The information he is providing investigators, including details on Flores’ alleged role in the drug-trafficking plan by her nephews, is deemed credible by U.S. authorities, according to people familiar with the probes. Mike Vigil, a former DEA chief of international operations, told Reuters the DEA gives “high significance” to Lamas’ testimony.
Flores was born October 15, 1956, in Tinaquillo, a small city in northwestern Venezuela. The youngest of six siblings, she lived in a mud-brick shack with a dirt floor, locals recall. Her father was a salesman, traveling to nearby towns to hawk sundry goods. While still a child, she and her family moved to Caracas, Venezuela’s capital.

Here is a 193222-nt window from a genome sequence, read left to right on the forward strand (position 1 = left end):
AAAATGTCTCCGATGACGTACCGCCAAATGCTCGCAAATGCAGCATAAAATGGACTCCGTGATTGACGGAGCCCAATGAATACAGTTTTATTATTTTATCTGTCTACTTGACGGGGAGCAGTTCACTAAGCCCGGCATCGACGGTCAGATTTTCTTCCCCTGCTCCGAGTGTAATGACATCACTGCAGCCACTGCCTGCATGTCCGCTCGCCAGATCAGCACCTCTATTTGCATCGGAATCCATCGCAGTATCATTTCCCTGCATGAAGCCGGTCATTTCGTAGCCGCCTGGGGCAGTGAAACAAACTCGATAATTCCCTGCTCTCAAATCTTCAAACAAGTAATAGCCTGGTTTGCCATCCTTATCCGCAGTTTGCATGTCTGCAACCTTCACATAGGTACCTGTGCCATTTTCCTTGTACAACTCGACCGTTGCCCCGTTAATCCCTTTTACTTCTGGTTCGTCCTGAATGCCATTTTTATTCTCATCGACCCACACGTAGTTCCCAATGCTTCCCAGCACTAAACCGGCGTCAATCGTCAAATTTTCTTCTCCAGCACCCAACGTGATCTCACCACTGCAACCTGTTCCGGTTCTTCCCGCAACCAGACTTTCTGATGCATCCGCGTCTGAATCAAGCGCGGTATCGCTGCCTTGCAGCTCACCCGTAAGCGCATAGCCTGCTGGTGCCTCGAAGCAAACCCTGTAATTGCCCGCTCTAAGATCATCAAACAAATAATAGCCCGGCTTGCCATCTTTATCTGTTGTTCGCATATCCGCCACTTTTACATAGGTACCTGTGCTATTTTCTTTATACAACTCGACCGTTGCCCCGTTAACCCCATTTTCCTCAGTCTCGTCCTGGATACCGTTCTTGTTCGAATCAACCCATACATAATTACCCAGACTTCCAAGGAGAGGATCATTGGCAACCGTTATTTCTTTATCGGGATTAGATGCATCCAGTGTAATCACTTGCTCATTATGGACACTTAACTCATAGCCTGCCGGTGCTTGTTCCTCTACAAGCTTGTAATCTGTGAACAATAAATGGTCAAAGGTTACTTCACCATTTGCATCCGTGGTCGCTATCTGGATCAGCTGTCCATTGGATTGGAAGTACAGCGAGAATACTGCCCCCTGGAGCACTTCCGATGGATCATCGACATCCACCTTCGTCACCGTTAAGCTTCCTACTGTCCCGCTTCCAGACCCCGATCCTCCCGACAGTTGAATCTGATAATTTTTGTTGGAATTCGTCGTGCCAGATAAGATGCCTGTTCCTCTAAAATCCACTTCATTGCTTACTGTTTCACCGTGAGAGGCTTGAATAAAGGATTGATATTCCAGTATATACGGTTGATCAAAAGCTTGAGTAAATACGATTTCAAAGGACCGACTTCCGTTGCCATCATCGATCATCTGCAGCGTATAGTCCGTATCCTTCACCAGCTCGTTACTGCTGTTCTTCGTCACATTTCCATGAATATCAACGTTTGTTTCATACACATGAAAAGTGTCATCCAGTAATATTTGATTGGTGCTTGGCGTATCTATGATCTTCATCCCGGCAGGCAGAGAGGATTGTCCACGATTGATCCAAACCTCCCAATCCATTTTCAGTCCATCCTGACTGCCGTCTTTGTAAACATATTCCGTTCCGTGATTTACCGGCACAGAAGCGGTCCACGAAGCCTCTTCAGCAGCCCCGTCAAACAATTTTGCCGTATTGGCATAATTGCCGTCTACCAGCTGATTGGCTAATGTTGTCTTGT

A good pupil, Flores enrolled in a private university and studied criminal law. There, she met Maikel Moreno, a lifelong friend and a lawyer she would eventually help become Venezuela’s chief justice. Moreno, a Maduro ally and a controversial figure in his own right, was one of those indicted by Washington last March. Moreno didn’t respond to requests for comment; in a tweet, he denounced Washington for trying to “hijack Venezuelan justice.”
As a student, Flores showed little interest in politics, according to people who knew her. She worked part-time at a police station, transcribing statements from witnesses, and married a longtime boyfriend, a police detective, with whom she had three boys. Upon earning her law degree, she worked for most of the next decade as a defense attorney for a private firm.